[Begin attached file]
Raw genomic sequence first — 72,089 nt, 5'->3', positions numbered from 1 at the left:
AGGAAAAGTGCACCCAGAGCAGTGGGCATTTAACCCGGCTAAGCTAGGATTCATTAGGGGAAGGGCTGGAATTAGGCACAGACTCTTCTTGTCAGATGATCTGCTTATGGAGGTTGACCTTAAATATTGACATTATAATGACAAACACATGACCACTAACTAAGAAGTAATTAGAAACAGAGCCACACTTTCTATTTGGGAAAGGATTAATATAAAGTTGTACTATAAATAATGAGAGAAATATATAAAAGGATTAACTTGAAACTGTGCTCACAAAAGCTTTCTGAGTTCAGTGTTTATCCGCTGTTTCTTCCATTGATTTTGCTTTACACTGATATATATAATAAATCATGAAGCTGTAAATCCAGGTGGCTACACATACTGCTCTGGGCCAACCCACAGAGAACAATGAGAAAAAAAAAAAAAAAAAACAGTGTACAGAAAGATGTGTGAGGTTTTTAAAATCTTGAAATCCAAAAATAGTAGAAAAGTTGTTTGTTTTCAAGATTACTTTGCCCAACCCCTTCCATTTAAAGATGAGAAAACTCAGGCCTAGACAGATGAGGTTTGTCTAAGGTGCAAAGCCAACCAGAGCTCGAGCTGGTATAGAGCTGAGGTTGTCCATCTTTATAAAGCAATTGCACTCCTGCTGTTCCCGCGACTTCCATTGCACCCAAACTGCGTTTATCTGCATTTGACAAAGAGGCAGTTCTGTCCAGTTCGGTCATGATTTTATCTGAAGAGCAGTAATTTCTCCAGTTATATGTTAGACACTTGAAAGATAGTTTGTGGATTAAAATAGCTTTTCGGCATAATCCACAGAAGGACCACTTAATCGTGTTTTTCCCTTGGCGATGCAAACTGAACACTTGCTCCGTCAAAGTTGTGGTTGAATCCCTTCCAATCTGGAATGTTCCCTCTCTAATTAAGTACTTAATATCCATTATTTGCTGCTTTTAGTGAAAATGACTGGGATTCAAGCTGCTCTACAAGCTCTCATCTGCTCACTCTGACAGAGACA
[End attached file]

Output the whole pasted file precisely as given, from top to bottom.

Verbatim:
Raw genomic sequence first — 72,089 nt, 5'->3', positions numbered from 1 at the left:
AGGAAAAGTGCACCCAGAGCAGTGGGCATTTAACCCGGCTAAGCTAGGATTCATTAGGGGAAGGGCTGGAATTAGGCACAGACTCTTCTTGTCAGATGATCTGCTTATGGAGGTTGACCTTAAATATTGACATTATAATGACAAACACATGACCACTAACTAAGAAGTAATTAGAAACAGAGCCACACTTTCTATTTGGGAAAGGATTAATATAAAGTTGTACTATAAATAATGAGAGAAATATATAAAAGGATTAACTTGAAACTGTGCTCACAAAAGCTTTCTGAGTTCAGTGTTTATCCGCTGTTTCTTCCATTGATTTTGCTTTACACTGATATATATAATAAATCATGAAGCTGTAAATCCAGGTGGCTACACATACTGCTCTGGGCCAACCCACAGAGAACAATGAGAAAAAAAAAAAAAAAAAACAGTGTACAGAAAGATGTGTGAGGTTTTTAAAATCTTGAAATCCAAAAATAGTAGAAAAGTTGTTTGTTTTCAAGATTACTTTGCCCAACCCCTTCCATTTAAAGATGAGAAAACTCAGGCCTAGACAGATGAGGTTTGTCTAAGGTGCAAAGCCAACCAGAGCTCGAGCTGGTATAGAGCTGAGGTTGTCCATCTTTATAAAGCAATTGCACTCCTGCTGTTCCCGCGACTTCCATTGCACCCAAACTGCGTTTATCTGCATTTGACAAAGAGGCAGTTCTGTCCAGTTCGGTCATGATTTTATCTGAAGAGCAGTAATTTCTCCAGTTATATGTTAGACACTTGAAAGATAGTTTGTGGATTAAAATAGCTTTTCGGCATAATCCACAGAAGGACCACTTAATCGTGTTTTTCCCTTGGCGATGCAAACTGAACACTTGCTCCGTCAAAGTTGTGGTTGAATCCCTTCCAATCTGGAATGTTCCCTCTCTAATTAAGTACTTAATATCCATTATTTGCTGCTTTTAGTGAAAATGACTGGGATTCAAGCTGCTCTACAAGCTCTCATCTGCTCACTCTGACAGAGACA